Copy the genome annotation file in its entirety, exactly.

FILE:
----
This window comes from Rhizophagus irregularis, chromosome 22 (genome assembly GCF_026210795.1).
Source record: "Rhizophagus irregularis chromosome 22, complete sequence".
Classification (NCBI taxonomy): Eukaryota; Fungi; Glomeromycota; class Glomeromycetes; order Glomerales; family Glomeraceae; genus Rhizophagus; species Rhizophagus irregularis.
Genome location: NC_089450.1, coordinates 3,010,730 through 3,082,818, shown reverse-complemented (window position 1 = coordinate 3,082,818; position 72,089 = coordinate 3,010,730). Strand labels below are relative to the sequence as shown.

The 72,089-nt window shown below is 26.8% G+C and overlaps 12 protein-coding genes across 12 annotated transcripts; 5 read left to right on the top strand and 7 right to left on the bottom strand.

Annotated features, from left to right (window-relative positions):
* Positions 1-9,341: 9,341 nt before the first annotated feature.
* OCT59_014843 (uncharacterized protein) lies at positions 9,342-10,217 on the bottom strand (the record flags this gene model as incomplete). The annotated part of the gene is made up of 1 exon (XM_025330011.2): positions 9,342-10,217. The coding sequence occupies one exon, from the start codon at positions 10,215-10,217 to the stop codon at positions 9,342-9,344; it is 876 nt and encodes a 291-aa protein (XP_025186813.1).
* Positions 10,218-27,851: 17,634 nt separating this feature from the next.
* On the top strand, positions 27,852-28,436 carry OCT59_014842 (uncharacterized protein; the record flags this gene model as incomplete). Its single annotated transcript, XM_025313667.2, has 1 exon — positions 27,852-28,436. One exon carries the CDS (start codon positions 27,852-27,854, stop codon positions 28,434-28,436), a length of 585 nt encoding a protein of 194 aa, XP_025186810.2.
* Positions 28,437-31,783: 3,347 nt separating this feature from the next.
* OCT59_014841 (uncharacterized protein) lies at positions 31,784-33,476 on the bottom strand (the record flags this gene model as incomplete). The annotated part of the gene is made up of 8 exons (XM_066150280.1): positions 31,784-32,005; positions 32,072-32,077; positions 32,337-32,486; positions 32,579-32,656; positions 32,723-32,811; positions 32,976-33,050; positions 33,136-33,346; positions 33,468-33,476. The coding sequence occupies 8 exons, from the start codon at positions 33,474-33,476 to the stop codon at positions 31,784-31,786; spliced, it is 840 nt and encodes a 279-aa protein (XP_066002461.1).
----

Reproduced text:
This window comes from Rhizophagus irregularis, chromosome 22 (genome assembly GCF_026210795.1).
Source record: "Rhizophagus irregularis chromosome 22, complete sequence".
Classification (NCBI taxonomy): Eukaryota; Fungi; Glomeromycota; class Glomeromycetes; order Glomerales; family Glomeraceae; genus Rhizophagus; species Rhizophagus irregularis.
Genome location: NC_089450.1, coordinates 3,010,730 through 3,082,818, shown reverse-complemented (window position 1 = coordinate 3,082,818; position 72,089 = coordinate 3,010,730). Strand labels below are relative to the sequence as shown.

The 72,089-nt window shown below is 26.8% G+C and overlaps 12 protein-coding genes across 12 annotated transcripts; 5 read left to right on the top strand and 7 right to left on the bottom strand.

Annotated features, from left to right (window-relative positions):
* Positions 1-9,341: 9,341 nt before the first annotated feature.
* OCT59_014843 (uncharacterized protein) lies at positions 9,342-10,217 on the bottom strand (the record flags this gene model as incomplete). The annotated part of the gene is made up of 1 exon (XM_025330011.2): positions 9,342-10,217. The coding sequence occupies one exon, from the start codon at positions 10,215-10,217 to the stop codon at positions 9,342-9,344; it is 876 nt and encodes a 291-aa protein (XP_025186813.1).
* Positions 10,218-27,851: 17,634 nt separating this feature from the next.
* On the top strand, positions 27,852-28,436 carry OCT59_014842 (uncharacterized protein; the record flags this gene model as incomplete). Its single annotated transcript, XM_025313667.2, has 1 exon — positions 27,852-28,436. One exon carries the CDS (start codon positions 27,852-27,854, stop codon positions 28,434-28,436), a length of 585 nt encoding a protein of 194 aa, XP_025186810.2.
* Positions 28,437-31,783: 3,347 nt separating this feature from the next.
* OCT59_014841 (uncharacterized protein) lies at positions 31,784-33,476 on the bottom strand (the record flags this gene model as incomplete). The annotated part of the gene is made up of 8 exons (XM_066150280.1): positions 31,784-32,005; positions 32,072-32,077; positions 32,337-32,486; positions 32,579-32,656; positions 32,723-32,811; positions 32,976-33,050; positions 33,136-33,346; positions 33,468-33,476. The coding sequence occupies 8 exons, from the start codon at positions 33,474-33,476 to the stop codon at positions 31,784-31,786; spliced, it is 840 nt and encodes a 279-aa protein (XP_066002461.1).